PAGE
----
GE (ge) has agreed to merge its transportation business with Wabtec, an American manufacturer of train equipment, in a deal worth $11.1 billion, the companies announced. GE will receive a $2.9 billion cash payment up front, and GE and its shareholders will own 50.1% of the combined company.
Among other things, GE’s transportation business manufactures freight and passenger trains, marine diesel engines and mining equipment. Spinning off the division will be the biggest deal yet for CEO John Flannery, who took over in August. Here’s why GE wants the deal.
It’s no secret that GE’s share price has plummeted in recent years. Cutting costs and helping the company’s stock recover are the two corner stones of Flannery’s mandate. By spinning off the transportation business, Flannery hopes he’ll be able to start returning value to shareholders. The company’s share price is currently down 14% year to date, and 47% over the last 12 months.
The transportation business is the company’s second-smallest unit by sales, and it has struggled to perform amid train industry budget cuts and strong competition. In 2017, the unit posted an 11% decline in revenue. The $4.2 billion the transportation unit made in 2017 was $1.7 billion lower than its earnings just two years prior.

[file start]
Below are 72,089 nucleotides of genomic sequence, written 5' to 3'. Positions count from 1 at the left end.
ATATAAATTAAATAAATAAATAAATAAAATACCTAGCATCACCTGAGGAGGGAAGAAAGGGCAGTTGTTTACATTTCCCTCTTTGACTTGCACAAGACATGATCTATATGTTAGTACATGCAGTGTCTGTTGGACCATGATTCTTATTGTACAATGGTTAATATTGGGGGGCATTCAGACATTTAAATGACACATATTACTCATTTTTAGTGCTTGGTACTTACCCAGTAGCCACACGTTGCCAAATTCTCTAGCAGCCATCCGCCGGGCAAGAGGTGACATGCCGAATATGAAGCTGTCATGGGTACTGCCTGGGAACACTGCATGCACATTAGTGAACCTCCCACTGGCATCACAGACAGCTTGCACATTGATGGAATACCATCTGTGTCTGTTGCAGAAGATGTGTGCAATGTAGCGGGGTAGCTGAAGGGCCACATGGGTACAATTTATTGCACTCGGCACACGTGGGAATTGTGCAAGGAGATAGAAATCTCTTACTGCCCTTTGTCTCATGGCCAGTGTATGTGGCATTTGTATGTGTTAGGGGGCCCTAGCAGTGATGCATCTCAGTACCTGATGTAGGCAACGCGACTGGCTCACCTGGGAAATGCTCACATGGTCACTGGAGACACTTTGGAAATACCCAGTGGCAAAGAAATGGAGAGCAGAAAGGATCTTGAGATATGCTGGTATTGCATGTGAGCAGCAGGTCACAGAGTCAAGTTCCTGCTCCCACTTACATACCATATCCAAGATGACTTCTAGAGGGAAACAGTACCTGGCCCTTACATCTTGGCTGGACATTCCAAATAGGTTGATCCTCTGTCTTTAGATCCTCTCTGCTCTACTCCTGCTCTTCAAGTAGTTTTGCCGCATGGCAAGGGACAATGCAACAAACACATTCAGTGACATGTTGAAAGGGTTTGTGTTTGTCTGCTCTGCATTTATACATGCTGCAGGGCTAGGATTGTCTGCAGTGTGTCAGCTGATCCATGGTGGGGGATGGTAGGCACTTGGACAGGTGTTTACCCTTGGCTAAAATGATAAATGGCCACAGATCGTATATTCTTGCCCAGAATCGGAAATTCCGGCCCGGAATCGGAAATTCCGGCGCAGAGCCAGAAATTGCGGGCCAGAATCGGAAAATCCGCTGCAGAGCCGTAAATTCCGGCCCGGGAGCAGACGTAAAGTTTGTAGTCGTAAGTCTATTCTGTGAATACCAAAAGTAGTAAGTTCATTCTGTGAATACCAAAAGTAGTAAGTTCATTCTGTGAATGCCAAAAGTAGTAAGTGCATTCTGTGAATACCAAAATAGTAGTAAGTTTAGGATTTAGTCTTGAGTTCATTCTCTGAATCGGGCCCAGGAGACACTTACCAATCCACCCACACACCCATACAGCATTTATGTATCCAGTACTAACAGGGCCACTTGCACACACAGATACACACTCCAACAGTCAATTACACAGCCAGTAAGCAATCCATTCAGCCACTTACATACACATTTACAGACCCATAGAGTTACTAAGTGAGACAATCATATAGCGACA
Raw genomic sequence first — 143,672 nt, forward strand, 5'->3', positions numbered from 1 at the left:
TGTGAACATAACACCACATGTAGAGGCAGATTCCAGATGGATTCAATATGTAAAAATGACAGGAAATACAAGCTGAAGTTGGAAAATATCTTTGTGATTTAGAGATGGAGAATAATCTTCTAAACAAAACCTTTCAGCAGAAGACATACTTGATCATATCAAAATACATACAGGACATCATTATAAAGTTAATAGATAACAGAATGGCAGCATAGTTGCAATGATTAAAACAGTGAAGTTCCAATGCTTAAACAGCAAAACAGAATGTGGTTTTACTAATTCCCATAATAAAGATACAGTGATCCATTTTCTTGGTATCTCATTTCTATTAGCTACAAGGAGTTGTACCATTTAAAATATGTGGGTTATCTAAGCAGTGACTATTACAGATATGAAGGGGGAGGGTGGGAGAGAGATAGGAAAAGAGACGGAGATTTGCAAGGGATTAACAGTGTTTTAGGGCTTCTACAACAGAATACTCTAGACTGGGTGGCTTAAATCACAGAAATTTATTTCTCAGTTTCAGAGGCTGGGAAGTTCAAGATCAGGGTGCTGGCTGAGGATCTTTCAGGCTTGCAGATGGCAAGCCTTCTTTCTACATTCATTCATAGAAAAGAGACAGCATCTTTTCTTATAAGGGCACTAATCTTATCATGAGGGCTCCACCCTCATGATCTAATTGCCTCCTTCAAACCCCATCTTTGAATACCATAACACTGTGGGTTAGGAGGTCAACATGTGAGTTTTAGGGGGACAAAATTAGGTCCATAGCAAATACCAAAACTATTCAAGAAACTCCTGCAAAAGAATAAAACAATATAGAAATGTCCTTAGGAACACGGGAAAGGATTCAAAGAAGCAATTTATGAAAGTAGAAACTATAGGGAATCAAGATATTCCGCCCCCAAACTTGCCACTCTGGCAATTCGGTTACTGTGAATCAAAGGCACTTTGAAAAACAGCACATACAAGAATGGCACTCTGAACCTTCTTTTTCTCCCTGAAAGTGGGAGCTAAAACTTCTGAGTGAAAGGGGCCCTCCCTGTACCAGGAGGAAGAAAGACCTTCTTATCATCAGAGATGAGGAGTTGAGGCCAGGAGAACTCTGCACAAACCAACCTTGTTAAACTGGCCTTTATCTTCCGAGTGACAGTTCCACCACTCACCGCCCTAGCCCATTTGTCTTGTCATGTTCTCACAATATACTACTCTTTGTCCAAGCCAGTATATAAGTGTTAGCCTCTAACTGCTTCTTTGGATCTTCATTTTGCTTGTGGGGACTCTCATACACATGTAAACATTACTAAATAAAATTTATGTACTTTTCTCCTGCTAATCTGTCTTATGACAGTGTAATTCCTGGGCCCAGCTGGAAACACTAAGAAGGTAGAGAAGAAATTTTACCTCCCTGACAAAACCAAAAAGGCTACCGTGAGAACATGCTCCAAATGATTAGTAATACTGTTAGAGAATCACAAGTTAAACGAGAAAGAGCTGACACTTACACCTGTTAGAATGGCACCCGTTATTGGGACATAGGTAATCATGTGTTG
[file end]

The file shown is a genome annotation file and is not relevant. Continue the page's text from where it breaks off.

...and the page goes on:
Low risk, high reward
The merger with Wabtec is reportedly being managed as a Reverse Morris Trust, in which a company spins off a part of its business and merges it with another one simultaneously. It allows huge tax savings compared with other arrangements. Given GE’s current concerns, the savings are likely an appealing element of this deal.
Force of habit
The transportation business is not the first one GE has divested from in recent years. Under CEO Jeff Immelt, the company let go of NBC and their plastics, appliances, and capital businesses. Those decisions helped boost the company’s stock, so it’s no wonder it would seem like an attractive option. Indeed, after news of the potential merger broke, GE’s stock rose nearly 2% in pre-market trading.